in a company, with its less than majority stake at only 36% of parliamentary seats. A simple majority requires 112 seats out of the total 222.

It is interesting to note that the four largest parties: Umno, PKR, PAS and DAP (in order of total votes), are in control of the following:

Umno: Federal Government of Malaysia; Federal Territories of Kuala Lumpur, Putrajaya and Labuan; and nine states which are not under Pakatan Rakyat.

PKR: Selangor
PAS: Kelantan and Kedah
DAP: Penang and Perak (lost through dubious defections later)

MCA (840,489 total votes) compared with DAP (1,118,025 total votes) did not enjoy control of a state, unlike Gerakan which controlled Penang before the last election. MCA's influence has always been compensated with Ministerial posts, though less in significance, when compared with Finance portfolio during Tun Tan Siew Sin's time.

Gerakan appears to be the biggest loser in the last general election. Despite its 184,548 total votes, it lost the state of Penang and left with 2 Members of Parliament.

Based on the results of GE12, BN had 140 seats and PR had 82. According to the latest position, BN has 137 (-3), PR has 76 (-6), Sabah Progressive Party has 2, Socialist Party has 1, and Konsensus Bebas has 6.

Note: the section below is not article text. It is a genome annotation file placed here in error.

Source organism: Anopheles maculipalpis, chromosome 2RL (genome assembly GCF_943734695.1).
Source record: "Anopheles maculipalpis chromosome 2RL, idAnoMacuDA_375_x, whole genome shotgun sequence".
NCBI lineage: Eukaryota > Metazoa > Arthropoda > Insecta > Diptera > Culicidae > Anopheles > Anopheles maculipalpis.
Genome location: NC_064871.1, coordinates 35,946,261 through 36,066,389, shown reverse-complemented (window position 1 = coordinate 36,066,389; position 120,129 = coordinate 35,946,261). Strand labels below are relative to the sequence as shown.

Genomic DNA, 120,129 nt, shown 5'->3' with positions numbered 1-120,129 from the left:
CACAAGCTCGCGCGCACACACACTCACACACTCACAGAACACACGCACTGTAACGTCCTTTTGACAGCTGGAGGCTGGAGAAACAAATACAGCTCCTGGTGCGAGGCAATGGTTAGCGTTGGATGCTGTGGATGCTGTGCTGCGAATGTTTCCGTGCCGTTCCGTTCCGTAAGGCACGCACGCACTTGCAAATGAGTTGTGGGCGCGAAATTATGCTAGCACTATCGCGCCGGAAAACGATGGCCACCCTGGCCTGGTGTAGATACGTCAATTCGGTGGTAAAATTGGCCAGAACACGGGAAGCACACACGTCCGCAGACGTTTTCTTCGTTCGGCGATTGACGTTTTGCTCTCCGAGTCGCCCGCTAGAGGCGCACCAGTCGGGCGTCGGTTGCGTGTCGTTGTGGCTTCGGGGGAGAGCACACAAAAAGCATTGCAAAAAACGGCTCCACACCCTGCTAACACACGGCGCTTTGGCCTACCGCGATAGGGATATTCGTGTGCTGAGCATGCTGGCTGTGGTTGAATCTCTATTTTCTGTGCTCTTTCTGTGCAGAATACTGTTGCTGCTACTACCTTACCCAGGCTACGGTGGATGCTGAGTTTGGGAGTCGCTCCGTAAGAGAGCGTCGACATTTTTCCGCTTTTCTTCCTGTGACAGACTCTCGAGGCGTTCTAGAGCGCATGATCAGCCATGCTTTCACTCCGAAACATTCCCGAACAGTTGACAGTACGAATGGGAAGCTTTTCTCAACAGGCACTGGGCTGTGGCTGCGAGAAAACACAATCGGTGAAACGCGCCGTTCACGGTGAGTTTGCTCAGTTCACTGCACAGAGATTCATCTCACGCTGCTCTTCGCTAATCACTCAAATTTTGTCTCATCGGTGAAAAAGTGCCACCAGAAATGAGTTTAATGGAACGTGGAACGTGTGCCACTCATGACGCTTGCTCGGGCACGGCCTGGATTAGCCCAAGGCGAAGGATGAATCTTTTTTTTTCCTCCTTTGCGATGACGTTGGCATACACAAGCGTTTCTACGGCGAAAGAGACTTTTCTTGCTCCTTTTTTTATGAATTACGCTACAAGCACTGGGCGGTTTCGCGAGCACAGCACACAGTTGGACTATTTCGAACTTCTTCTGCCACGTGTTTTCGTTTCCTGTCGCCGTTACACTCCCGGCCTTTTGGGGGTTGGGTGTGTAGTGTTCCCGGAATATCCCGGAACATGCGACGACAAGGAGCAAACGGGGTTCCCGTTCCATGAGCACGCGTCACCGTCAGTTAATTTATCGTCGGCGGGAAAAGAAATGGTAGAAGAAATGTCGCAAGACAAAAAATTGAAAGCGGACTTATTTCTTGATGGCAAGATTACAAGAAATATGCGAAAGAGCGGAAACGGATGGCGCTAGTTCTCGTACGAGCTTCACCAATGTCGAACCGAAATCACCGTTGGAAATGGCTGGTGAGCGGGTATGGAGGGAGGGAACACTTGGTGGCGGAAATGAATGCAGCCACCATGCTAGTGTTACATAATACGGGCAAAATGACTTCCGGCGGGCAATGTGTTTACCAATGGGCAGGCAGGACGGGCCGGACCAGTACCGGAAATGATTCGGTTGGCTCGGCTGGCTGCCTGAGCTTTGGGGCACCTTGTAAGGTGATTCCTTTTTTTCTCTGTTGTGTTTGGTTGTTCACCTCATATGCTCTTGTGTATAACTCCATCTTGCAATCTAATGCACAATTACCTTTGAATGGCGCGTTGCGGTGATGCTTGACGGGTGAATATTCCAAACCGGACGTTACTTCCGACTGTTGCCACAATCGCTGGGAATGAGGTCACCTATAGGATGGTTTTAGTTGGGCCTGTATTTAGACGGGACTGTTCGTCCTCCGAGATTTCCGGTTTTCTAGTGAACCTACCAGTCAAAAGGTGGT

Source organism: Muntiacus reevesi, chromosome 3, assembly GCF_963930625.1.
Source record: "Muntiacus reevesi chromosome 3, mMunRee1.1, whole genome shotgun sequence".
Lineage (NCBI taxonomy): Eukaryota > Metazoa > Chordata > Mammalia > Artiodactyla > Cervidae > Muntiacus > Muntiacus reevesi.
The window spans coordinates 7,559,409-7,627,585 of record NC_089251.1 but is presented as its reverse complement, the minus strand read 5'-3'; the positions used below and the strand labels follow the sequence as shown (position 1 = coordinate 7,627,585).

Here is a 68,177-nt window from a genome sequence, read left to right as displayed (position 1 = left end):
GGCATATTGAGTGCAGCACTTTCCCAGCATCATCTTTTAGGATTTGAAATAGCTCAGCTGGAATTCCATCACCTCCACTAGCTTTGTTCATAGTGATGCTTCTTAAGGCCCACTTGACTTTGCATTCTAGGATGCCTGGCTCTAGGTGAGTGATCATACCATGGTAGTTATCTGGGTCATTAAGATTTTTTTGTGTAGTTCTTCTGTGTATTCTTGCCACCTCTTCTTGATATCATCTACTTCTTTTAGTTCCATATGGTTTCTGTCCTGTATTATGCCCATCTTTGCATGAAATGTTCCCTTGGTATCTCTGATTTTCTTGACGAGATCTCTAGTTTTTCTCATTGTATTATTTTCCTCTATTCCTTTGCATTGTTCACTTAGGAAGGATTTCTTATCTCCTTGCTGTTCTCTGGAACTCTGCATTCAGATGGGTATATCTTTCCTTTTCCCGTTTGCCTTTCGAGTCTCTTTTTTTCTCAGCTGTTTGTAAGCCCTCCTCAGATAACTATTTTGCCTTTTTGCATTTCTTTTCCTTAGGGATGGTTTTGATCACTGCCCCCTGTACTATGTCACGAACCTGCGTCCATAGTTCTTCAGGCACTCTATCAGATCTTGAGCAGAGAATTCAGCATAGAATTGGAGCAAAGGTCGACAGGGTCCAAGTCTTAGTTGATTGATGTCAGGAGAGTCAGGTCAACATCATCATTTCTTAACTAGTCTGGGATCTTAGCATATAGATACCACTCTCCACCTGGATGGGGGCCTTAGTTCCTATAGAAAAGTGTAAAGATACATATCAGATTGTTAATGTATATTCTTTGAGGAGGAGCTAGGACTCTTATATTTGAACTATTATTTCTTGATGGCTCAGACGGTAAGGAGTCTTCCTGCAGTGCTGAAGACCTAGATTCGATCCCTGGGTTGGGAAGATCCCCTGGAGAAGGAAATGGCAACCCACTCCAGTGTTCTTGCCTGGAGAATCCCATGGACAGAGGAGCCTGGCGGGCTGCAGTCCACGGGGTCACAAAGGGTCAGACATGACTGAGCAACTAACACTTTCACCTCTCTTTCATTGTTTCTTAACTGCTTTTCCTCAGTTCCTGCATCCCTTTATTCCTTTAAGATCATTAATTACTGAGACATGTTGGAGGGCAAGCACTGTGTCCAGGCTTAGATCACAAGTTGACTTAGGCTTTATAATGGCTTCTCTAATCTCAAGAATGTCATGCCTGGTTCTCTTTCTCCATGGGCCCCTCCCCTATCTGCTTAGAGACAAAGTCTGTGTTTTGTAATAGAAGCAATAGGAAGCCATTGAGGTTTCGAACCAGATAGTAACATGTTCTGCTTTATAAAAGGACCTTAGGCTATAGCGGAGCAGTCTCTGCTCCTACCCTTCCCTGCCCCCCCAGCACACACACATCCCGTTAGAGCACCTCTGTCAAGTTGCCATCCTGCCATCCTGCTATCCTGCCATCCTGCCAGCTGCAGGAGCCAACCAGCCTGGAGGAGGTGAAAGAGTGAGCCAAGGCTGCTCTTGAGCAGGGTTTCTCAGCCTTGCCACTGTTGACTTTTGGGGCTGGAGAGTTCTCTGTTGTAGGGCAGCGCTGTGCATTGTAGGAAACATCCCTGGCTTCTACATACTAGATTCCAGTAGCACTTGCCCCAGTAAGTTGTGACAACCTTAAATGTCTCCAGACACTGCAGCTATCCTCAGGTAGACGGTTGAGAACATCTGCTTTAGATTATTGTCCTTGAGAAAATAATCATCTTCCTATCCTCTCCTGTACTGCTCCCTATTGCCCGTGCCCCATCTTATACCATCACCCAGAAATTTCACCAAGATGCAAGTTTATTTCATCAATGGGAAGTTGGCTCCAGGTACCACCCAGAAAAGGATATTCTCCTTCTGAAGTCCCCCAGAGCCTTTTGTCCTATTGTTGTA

The Dewan Negara, where the Senators are, is shown as BN having 54, PR 8, and Minorities 2, giving a total of 64, out of a maximum of 70.

Note: The most significant unfairness of it all, is the fact that despite Pakatan having won 10 out of 11 parliamentary seats in FT Kuala Lumpur, it is under the control of the BN Minister of Federal Territories!
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Chinese Perkasa

It just occurred to me that if MCA were to continue as a race-based political party, it could be a Chinese Perkasa if it so wished, by being independent of Barisan Nasional!

Many people have expressed their opinions about race-based political parties being anachronistic in a more politically correct environment. MCA is being perceived as hanging on to their Ministerial and other positions provided as part of Barisan Nasional, to give the coalition a multi-racial appearance. Within BN, each race-based party seems to 'fight for its race' to give it relevance, but to others, their 'fights' are nothing more than 'shadow plays'.